Research continues to merge reality and data into one blended image.
By Jon Peddie
In 1992, Boeing researcher Tom Caudell coined the term “augmented reality” to describe a digital display used by aircraft electricians that blended virtual graphics onto a physical reality. Although more detailed, the computer science world’s definition of augmented reality (AR) is essentially the same: “AR is the interaction of superimposed graphics, audio, and other sense enhancements over a real-world environment that’s displayed in real time.” Or as I like to say, AR lets you see things that aren’t there.
AR is not a category like a tablet or a chip; it’s an application and an experience, as is VR. You can’t go out and buy an AR any more than you can go out and buy an electronics.
AR will be (or maybe already is) available to you on your mobile phone, tablet, and via wearables like glasses. The question is, will it catch on? It seems so obviously a great idea, and so potentially helpful, you have to wonder why it wouldn’t catch on.
Because there is a catch—AR is hard to do correctly. Sure, you can have impressive demos, like the pop-up characters in Britteham and Haberlin’s fantastic graphic novel Anomaly, or see how a watch might look on your arm. However, the real promise of AR is being able to see things that aren’t there that you need to see to be safe, or to support you in your travels. The catch to such applications is the database, the registration of reference points in your field of view, stabilization of the camera, head-tracking in multiple axis, high bandwidth for real-time updates as you move or make queries, and low-power, low-weight, high-resolution screens.
But will people wear AR appliances even if they have all the above qualities? One of the complaints about S3D is having to wear the glasses. People who wear S3D glasses complain about eyestrain, nausea, and not being able to perceive the promised depth effect (bunch of damn whiners, if you ask me). So will those people (the whiners) complain about AR glasses too?—I can’t see the things that aren’t there, I’m getting nausea, they strain my eyeballs, or worse yet—I see demons!!! (LSD-AR).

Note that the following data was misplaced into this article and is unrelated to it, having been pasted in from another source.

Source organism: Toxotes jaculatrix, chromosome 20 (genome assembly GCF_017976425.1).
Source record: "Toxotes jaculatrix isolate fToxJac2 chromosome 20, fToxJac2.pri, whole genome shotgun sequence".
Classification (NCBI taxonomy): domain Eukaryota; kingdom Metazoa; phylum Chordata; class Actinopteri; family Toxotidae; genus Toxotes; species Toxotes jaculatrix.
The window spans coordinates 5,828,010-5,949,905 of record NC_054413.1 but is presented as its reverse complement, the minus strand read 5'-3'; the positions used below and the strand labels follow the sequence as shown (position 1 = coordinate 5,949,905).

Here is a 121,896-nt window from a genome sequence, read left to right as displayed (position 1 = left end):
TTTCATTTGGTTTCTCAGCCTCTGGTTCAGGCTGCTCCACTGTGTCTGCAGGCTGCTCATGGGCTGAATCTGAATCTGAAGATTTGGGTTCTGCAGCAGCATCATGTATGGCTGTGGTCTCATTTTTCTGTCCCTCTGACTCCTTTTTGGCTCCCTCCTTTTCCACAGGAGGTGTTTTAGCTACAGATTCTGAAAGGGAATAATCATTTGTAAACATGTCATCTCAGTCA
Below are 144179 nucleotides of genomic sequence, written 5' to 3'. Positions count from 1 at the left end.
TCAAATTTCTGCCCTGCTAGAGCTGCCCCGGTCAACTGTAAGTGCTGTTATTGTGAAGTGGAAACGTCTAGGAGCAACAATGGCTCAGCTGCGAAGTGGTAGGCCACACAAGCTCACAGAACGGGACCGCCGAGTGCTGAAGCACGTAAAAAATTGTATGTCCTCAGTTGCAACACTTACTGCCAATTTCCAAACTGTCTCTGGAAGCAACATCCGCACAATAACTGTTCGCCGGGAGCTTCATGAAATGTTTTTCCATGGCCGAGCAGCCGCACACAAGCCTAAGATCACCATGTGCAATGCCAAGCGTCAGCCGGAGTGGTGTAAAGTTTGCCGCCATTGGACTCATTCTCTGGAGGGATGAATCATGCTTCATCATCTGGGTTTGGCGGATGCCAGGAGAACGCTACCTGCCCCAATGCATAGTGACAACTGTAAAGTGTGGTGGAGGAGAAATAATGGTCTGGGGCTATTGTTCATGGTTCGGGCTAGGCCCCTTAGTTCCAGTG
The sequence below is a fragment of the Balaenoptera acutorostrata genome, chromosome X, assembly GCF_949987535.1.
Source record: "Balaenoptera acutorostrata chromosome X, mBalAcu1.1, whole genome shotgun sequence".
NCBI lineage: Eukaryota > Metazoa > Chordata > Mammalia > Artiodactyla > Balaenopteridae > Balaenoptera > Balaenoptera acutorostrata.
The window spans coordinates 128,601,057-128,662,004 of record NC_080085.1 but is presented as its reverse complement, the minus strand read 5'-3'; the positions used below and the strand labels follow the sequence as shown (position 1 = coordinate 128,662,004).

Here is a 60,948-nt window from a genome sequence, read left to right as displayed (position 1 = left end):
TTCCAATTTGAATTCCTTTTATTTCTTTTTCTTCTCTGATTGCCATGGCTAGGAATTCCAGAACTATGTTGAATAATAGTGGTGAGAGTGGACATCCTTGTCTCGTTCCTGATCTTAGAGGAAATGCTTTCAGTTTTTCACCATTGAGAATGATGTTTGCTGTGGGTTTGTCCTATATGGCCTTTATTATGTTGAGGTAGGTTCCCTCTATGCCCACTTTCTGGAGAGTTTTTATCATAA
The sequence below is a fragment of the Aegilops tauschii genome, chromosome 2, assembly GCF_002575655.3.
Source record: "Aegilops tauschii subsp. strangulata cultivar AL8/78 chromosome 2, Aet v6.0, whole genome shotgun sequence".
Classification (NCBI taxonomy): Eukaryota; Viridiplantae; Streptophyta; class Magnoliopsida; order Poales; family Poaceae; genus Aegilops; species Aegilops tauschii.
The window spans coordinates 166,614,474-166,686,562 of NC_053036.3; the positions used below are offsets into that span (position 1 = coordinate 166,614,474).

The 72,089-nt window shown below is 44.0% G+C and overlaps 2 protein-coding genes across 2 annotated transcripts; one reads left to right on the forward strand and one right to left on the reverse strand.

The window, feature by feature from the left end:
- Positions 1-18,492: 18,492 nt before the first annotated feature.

This is truly a wide-open opportunity. As noted above, AR is not new. But good old Moore’s Law is making it practical. As a result we’ll see an amazing blending of art and style in terms of the design of the glasses, and in terms of the implementations that will blend VR, AR, and S3D.
There will be outdoor AR glasses, indoor AR glasses, medical AR glasses, military headsets, design (i.e., CAD) AR glasses, gaming glasses, prosthetic AR devices, and subsidiary AR devices like smart phones and tablets that can do, but are not dedicated to, AR. And of course, there will be overlap in all the categories and capabilities. Some of the specific vertical application AR devices will be amazing in capability and cost. Consider the Joint Strike Fighter F35 Lightning II jet-fighter’s AR/VR headset.
AR glasses look at a scene and match computer-generated images on top of it. But what if there isn’t a scene? CastAR has come up with a clever idea: instead of projecting an image into your eye like Google Glass and other AR glasses, what if you project from your eye to a common surface? Two ex-Valve employees, Jeri Ellsworth and Rick Johnson, while at Valve, developed a set of glasses, licensed from Valve, with head tracking that projects a 3D image on a surface (tabletop, wall, etc.). Each projector independently refreshes at 120 hertz and has a very high fill factor (i.e., no screen door effect).
CastAR has a whole ensemble of accessories such as a wand, RFID figures, and various reflective surfaces, which is worthy of a separate story treatment. They are also raising money through KickStarter and are at $580K as of this writing. (Their original goal was $400K).
One of the comments made by people who have tried the CastAR system is that it creates the holodeck. That’s ironic and fascinating to think about; in addition to the Holodeck, Gene Roddenberry also created the Visor. Will we wear AR glasses, or some like device? The “wearables” market has been projected (by Juniper Research) to be worth $10 billion by 2018, which will be a combination of smart watches, AR glasses, and health monitoring devices.